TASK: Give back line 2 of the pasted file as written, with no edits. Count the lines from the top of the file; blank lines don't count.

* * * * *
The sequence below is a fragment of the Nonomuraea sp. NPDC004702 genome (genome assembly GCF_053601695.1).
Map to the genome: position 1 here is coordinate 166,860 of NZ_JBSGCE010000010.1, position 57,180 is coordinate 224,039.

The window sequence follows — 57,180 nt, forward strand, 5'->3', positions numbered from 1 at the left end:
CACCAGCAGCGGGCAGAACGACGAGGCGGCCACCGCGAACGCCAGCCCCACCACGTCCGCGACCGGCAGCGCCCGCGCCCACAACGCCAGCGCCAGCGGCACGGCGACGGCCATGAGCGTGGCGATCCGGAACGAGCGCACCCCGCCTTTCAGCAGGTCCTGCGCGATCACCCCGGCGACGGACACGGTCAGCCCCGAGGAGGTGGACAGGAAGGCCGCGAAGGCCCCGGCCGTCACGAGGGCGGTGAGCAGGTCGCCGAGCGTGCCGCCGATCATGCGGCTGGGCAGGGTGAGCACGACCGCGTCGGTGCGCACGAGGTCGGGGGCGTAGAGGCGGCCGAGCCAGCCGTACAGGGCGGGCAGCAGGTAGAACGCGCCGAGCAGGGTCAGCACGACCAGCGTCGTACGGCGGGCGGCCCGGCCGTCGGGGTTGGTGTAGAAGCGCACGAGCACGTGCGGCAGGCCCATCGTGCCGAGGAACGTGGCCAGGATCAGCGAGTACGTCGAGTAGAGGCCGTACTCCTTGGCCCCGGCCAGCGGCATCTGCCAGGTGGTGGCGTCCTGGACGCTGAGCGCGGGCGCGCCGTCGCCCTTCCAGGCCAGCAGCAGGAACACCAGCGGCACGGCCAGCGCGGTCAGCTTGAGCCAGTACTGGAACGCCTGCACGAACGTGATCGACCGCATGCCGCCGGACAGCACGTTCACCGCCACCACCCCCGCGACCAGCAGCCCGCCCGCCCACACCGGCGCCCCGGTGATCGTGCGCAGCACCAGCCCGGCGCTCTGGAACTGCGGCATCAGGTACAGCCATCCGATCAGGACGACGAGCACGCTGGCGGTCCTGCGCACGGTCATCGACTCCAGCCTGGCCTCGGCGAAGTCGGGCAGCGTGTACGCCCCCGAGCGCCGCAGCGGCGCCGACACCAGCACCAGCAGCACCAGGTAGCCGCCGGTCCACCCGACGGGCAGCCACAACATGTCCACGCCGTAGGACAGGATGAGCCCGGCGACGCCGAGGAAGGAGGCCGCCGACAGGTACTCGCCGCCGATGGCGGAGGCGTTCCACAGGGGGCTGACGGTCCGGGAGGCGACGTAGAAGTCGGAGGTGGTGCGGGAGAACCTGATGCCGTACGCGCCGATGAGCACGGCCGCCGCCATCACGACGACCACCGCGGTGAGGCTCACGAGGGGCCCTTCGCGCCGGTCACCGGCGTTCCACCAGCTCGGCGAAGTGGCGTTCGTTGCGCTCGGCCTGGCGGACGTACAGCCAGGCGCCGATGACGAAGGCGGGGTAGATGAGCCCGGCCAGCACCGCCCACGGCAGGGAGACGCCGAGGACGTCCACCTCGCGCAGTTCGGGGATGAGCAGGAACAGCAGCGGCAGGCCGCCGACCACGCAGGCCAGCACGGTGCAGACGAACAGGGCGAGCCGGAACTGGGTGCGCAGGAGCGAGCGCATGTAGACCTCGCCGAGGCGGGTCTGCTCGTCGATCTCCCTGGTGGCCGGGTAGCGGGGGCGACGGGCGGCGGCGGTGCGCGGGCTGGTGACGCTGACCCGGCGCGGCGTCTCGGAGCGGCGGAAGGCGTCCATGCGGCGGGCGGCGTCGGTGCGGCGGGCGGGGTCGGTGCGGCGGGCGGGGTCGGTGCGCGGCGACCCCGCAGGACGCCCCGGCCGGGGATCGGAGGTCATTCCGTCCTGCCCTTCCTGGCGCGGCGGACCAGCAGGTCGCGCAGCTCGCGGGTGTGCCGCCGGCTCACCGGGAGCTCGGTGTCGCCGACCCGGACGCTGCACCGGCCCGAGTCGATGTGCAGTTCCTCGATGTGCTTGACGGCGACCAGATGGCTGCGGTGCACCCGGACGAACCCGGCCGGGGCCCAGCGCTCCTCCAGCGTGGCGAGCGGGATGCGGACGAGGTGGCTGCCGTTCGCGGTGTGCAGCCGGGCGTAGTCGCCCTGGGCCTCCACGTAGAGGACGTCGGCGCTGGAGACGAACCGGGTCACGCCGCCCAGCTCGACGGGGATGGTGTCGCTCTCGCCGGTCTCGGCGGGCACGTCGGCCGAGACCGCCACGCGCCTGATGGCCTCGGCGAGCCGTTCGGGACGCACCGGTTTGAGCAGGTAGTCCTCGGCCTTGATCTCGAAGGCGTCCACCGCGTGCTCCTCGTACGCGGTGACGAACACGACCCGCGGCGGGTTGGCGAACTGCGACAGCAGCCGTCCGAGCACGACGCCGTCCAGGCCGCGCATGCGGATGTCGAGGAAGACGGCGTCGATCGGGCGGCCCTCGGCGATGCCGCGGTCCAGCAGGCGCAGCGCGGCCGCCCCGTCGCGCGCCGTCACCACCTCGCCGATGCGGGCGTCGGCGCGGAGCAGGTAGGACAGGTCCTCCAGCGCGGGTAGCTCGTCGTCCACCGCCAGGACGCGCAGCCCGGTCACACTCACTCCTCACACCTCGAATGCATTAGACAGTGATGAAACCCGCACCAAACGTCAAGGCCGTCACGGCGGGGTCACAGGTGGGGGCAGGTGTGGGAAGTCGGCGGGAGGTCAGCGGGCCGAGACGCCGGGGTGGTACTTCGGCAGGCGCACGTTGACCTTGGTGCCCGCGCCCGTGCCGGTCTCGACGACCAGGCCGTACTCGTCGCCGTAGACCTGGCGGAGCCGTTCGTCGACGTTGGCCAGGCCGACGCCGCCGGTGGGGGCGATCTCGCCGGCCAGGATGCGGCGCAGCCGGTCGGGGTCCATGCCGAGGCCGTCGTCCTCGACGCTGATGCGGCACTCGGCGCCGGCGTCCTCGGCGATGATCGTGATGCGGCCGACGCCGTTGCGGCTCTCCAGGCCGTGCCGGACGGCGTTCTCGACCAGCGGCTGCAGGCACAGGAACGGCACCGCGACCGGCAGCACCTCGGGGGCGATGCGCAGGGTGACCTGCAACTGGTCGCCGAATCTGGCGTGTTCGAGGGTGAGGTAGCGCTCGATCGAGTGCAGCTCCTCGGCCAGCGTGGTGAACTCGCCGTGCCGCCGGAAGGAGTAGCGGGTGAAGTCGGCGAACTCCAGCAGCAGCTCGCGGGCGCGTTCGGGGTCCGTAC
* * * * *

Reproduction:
Map to the genome: position 1 here is coordinate 166,860 of NZ_JBSGCE010000010.1, position 57,180 is coordinate 224,039.